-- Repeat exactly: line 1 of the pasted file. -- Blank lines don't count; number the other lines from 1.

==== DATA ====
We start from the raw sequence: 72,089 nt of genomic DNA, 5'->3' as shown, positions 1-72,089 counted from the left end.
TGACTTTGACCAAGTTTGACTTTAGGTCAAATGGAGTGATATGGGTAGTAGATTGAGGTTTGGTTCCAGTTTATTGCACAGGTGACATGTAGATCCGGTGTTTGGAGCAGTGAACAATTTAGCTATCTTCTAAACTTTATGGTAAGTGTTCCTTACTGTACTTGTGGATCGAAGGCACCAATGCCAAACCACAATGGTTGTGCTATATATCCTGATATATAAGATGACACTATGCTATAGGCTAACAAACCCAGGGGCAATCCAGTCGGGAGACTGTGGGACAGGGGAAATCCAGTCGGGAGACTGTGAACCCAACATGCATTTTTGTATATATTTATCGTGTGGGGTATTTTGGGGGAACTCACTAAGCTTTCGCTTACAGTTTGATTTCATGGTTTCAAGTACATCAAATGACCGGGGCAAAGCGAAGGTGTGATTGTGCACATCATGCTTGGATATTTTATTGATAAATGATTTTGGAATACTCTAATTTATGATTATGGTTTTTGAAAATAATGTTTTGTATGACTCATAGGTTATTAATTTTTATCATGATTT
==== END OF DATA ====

We start from the raw sequence: 72,089 nt of genomic DNA, 5'->3' as shown, positions 1-72,089 counted from the left end.